13 Easiest 14ers In Colorado To Solo Hike
So you’re looking for the easiest 14ers in Colorado?
You’ve come to the right spot! With heaps of summits under my belt, I can confidently say that these are the easiest and best 14ers in Colorado to hike.
The 13 Easiest 14ers To Solo Hike In Colorado
There are 55 mountains spread over the entire state of Colorado that exceed 14,000 feet. These mountains, or “14ers” as they are typically called, are a fun feat to summit.
In this blog post you’ll find some of the safest 14ers to solo hike.
1. Quandary Peak
I summited Quandary Peak on a brisk winter day in February. Although I didn’t hike this mountain solo, the trail was so straightforward and easy that it could have been conquered alone.
As you begin your hike, preserve some energy for the elevation gain and steep inclines just below the summit. Apart from that, this hike is a standard route and you won’t encounter any sketchy slopes.
Depending upon the time of year, the trail ranges in length from 6.75 miles to 7.25 roundtrip. This is by far the best 14er to summit in the winter months and it’s even easier in the summer!
Pro tip: Always, always, ALWAYS bring enough clothes. It might be 80 degrees at the trailhead, but at the summit, it could drop to 30 degrees. Always carry a hat, gloves, windbreaker, and extra layer to put on at the summit.
Additionally, if you decide to hike Quandary Peak in the winter, bring a pair of snowshoes. You won’t need them past tree line but below treeline, you will be happy you brought them.
Located just south of Breckenridge, Quandary Peak is one of the closest 14ers to Denver in Colorado.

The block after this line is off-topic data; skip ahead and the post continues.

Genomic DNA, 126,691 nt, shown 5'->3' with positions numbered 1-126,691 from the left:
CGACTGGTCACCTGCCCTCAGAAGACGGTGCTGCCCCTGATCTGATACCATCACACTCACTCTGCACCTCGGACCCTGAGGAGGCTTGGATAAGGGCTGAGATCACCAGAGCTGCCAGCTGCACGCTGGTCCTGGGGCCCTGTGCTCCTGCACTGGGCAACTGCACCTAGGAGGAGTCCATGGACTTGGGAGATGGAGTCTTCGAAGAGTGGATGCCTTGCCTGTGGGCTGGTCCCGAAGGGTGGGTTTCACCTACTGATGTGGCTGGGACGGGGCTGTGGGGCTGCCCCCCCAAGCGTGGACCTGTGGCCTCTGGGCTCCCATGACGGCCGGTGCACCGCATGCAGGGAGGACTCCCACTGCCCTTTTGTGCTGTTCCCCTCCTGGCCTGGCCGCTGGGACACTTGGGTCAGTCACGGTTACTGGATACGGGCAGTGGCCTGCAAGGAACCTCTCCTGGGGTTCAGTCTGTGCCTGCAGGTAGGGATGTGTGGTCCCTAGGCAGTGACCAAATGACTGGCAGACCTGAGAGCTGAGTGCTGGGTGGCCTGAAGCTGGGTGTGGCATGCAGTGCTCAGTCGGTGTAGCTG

Use the map above to navigate to Quandary Peak.
2. Mount Democrat
A nice and easy 14er in Colorado and a member of the DeCaLiBron Loop, Mount Democrat is a great hike for people of all skill levels.
DeCaLiBron stands for Mount Democrat, Mount Cameron, Mount Lincoln, and Mount Bross.
All four 14ers are located just steps from the next, making it possible to summit four 14ers in one day. This is a simple hike for those in good shape and a great option if you’re a beginner. Just take some precautions on the loose rock near the summit.
If you decide to hike DeCaLiBron in the summer, you’ll share the trail with hundreds of other hikers, making it safe as a solo hiker.
If you decide to climb Mount Democrat without completing the rest of the DeCaLiBron group, then the entire hike will be about 4 miles roundtrip.
If you decide to complete the entire loop, you’re looking at a pretty long hike of approximately 7.25 miles roundtrip.
I started by summiting Democrat. After returning to the saddle, I then made my way to the summit of both Cameron and Lincoln on the right side. Next up is Mount Bross.
DeCaLiBron is located 2 hours west of Denver and 2 hours north-west of Colorado Springs. This is one of the closest 14ers to Denver and would make for an easy day trip hike.
3. Mount Cameron
Many hikers don’t consider this a true 14er since the saddles between the surrounding mountains aren’t low enough.
However, many people do count Mount Cameron as a true 14er.
Regardless if this is a “true” 14er or not, this is a really fun hike to conquer in Colorado and the views are incredible on a clear day.
If you decide to hike only to the top of Mount Cameron without summiting the other peaks, you’ll clock in at about 4.5 miles roundtrip.
Mount Cameron is part of DeCaLiBron. You’ll park in the same parking lot for this hike that you would for Mount Democrat, Mount Lincoln, and Mount Bross.
5. Mount Lincoln
The highest peak in the DeCaLiBron group is Mount Lincoln.
Be prepared to scale a narrow ridge to get from Mount Cameron to Mount Lincoln and back. Although this isn’t class 3 scrambling, be careful with your footing.
To the top of Mount Lincoln from the parking lot is approximately 5.5 miles. You’ll need to summit either Cameron or Bross first before reaching the peak of Lincoln.
Start this hike in the same parking lot as Mount Democrat and Mount Cameron.